Mar. 24, 2005
What happened: Since we commandeered the British mockumentary sitcom and outlasted its two-season lifespan, America hasn’t been able to get enough of forbidden love in the workplace and Dwight’s tech-nerd antics. Now that it’s in its sixth season, we can still forgive the show for its declining plot and cheap jokes because, come on, Jim’s crooked smile-shrug thing is still adorable.– Liz Bowen

Live 8
July 2, 2005
What happened: The Who, Stevie Wonder, Coldplay, Paul McCartney, Madonna, and U2 all on the same stage for free?  Sign me up!  Taking place in ten different locations throughout the world, the concerts were part of the Make Poverty History campaign and featured well over 200 artists.  One of the most noticeable acts was the reunion of Pink Floyd’s classic lineup for the first time in 24 years.  That almost makes the show legendary by itself. – Joe Marvilli

“Brokeback Mountain”
Dec. 16, 2005
What happened: Yeah, the movie was pretty boring at times and way too long. But it was a huge step toward a more prominent homosexual presence in American popular culture, despite the oh-so-enlightened nicknames given to it by ingenious comedians like Rush Limbaugh “Humpback Mountain,” har har.
– Liz Bowen

July 7, 2006
What happened: It was gone, and then he brought it back. ’Nuff said.
– Kathryn Feeney

Martin Scorsese Wins Best Director Oscar
Feb. 25, 2007
What happened: Without a doubt, Martin Scorsese is one of the best directors to ever make his mark in Hollywood.  Scorsese influenced multiple generations with his highly original auteur style and unique cultic sub-genre style of film. However, the Academy never saw him as highly as his fans. Despite being nominated five previous times for the award, it wasn’t until he released “The Departed” that he finally snagged the Best Director Oscar. -Tim Jalbert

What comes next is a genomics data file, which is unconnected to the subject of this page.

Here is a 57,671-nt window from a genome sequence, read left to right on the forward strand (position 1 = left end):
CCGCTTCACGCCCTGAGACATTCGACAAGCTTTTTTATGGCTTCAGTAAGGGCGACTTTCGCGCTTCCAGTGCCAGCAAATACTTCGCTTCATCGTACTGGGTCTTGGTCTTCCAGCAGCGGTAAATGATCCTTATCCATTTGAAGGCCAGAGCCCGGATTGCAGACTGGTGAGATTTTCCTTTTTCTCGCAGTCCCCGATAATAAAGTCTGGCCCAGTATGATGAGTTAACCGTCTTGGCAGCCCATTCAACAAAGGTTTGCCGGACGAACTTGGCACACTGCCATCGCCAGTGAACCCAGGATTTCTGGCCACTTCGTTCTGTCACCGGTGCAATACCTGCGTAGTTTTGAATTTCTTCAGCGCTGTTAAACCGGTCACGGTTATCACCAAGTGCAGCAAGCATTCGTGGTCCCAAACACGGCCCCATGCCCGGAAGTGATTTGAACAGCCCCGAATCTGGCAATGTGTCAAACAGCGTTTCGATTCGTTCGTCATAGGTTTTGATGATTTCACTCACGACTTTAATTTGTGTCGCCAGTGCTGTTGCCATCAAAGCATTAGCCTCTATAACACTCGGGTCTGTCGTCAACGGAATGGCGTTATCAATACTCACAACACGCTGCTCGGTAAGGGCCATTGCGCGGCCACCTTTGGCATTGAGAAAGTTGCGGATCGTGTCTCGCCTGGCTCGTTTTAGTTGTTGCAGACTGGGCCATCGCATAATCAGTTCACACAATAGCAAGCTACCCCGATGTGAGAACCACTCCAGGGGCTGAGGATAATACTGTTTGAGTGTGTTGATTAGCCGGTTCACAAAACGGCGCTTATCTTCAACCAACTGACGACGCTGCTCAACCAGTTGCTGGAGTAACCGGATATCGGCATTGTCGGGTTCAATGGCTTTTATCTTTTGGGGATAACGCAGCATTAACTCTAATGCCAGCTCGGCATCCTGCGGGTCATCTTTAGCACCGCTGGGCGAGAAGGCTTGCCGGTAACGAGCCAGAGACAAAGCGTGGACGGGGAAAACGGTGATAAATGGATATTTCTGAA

“Harry Potter and the Deathly Hallows”
July 21, 2007
What happened: After waiting nearly a decade to find out how the wizarding adventure ends, someone scanned the final book online. I stayed offline for the two days leading to the release, for fear I would learn some tidbit before I had my hands on the hardcopy. I succeed and I had my 759 pages of escapism at 12:03 a.m. on July 21. I finished reading by 12:03 p.m. the same day.
– Ashley Wenners-Herron

“Gossip Girl”
Sept. 19, 2007
What happened: The entire nation begins referring to their friends only by their first initials. Also, a conspicuous amount of ridiculous headbands appear on girls’ heads everywhere.
– Kelsey Butler

“In Rainbows”
Oct. 10, 2007
What happened: Radiohead’s seventh album, “In Rainbows,” became the first mainstream digital release with a pay-what-you-want scheme.  Besides being a damn good album, it led to continually growing signs of independent success in the music industry without the help of record labels. It also was the first big release in years to not be online before its official sales date.  As singer Thom Yorke said, “every record for the last four… has been leaked. So the idea was like, we’ll leak it, then.”
– Joe Marvilli

MTV’s VMA Show: Kanye West and Taylor Swift
Sept. 13, 2009
What happened: If you don’t know what happened, you live under a rock. Still, it was the best award show moment of all time!
– Ashley Wenners-Herron